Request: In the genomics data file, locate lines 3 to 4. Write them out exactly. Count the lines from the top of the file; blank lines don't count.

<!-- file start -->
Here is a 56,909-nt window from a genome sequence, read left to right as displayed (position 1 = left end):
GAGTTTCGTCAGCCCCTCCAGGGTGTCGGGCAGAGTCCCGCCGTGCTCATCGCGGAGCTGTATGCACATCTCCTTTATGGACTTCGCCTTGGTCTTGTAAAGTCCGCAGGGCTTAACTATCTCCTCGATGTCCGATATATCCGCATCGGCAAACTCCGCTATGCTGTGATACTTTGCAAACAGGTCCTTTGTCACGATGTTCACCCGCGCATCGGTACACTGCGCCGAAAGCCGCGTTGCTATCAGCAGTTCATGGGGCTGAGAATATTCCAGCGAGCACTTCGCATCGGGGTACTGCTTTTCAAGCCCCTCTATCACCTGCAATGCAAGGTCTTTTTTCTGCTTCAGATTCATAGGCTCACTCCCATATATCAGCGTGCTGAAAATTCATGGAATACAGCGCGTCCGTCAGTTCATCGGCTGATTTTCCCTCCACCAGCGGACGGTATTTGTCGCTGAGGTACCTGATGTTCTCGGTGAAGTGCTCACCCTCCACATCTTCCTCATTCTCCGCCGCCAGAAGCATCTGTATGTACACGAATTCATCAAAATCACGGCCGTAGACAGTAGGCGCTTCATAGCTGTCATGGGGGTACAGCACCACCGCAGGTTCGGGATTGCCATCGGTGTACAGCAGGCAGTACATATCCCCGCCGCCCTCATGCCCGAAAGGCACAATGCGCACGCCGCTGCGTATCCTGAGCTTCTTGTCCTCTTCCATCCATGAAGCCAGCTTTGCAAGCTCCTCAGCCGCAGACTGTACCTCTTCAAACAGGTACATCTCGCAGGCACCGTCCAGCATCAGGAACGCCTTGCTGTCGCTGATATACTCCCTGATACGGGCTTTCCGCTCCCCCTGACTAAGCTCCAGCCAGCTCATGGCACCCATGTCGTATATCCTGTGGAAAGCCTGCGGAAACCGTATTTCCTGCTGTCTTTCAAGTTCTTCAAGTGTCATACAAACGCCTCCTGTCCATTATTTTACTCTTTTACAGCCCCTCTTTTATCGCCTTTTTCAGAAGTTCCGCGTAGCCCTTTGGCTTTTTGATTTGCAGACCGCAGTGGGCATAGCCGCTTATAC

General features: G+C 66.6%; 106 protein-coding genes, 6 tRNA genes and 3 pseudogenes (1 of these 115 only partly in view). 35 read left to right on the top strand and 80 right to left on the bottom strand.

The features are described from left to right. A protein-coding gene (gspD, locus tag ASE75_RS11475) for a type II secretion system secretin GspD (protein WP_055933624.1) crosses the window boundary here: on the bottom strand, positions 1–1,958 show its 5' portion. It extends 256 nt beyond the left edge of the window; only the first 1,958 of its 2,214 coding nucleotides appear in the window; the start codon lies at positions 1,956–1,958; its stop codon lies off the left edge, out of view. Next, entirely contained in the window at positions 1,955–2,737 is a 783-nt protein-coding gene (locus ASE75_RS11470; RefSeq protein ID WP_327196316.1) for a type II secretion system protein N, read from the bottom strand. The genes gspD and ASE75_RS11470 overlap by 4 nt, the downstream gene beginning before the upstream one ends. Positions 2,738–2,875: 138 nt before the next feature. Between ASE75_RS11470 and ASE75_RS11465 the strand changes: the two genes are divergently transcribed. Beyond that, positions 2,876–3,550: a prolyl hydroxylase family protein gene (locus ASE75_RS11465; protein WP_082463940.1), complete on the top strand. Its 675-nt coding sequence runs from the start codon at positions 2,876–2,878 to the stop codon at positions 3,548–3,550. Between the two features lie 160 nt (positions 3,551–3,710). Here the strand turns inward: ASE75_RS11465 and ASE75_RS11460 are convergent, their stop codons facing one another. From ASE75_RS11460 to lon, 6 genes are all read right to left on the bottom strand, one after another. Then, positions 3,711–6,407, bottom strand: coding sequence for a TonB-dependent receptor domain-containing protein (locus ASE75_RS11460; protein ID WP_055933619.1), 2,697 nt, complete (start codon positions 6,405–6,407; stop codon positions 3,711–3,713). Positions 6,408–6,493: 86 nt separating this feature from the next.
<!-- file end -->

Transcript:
General features: G+C 66.6%; 106 protein-coding genes, 6 tRNA genes and 3 pseudogenes (1 of these 115 only partly in view). 35 read left to right on the top strand and 80 right to left on the bottom strand.

The features are described from left to right. A protein-coding gene (gspD, locus tag ASE75_RS11475) for a type II secretion system secretin GspD (protein WP_055933624.1) crosses the window boundary here: on the bottom strand, positions 1–1,958 show its 5' portion. It extends 256 nt beyond the left edge of the window; only the first 1,958 of its 2,214 coding nucleotides appear in the window; the start codon lies at positions 1,956–1,958; its stop codon lies off the left edge, out of view. Next, entirely contained in the window at positions 1,955–2,737 is a 783-nt protein-coding gene (locus ASE75_RS11470; RefSeq protein ID WP_327196316.1) for a type II secretion system protein N, read from the bottom strand. The genes gspD and ASE75_RS11470 overlap by 4 nt, the downstream gene beginning before the upstream one ends. Positions 2,738–2,875: 138 nt before the next feature. Between ASE75_RS11470 and ASE75_RS11465 the strand changes: the two genes are divergently transcribed. Beyond that, positions 2,876–3,550: a prolyl hydroxylase family protein gene (locus ASE75_RS11465; protein WP_082463940.1), complete on the top strand. Its 675-nt coding sequence runs from the start codon at positions 2,876–2,878 to the stop codon at positions 3,548–3,550. Between the two features lie 160 nt (positions 3,551–3,710). Here the strand turns inward: ASE75_RS11465 and ASE75_RS11460 are convergent, their stop codons facing one another. From ASE75_RS11460 to lon, 6 genes are all read right to left on the bottom strand, one after another. Then, positions 3,711–6,407, bottom strand: coding sequence for a TonB-dependent receptor domain-containing protein (locus ASE75_RS11460; protein ID WP_055933619.1), 2,697 nt, complete (start codon positions 6,405–6,407; stop codon positions 3,711–3,713). Positions 6,408–6,493: 86 nt separating this feature from the next.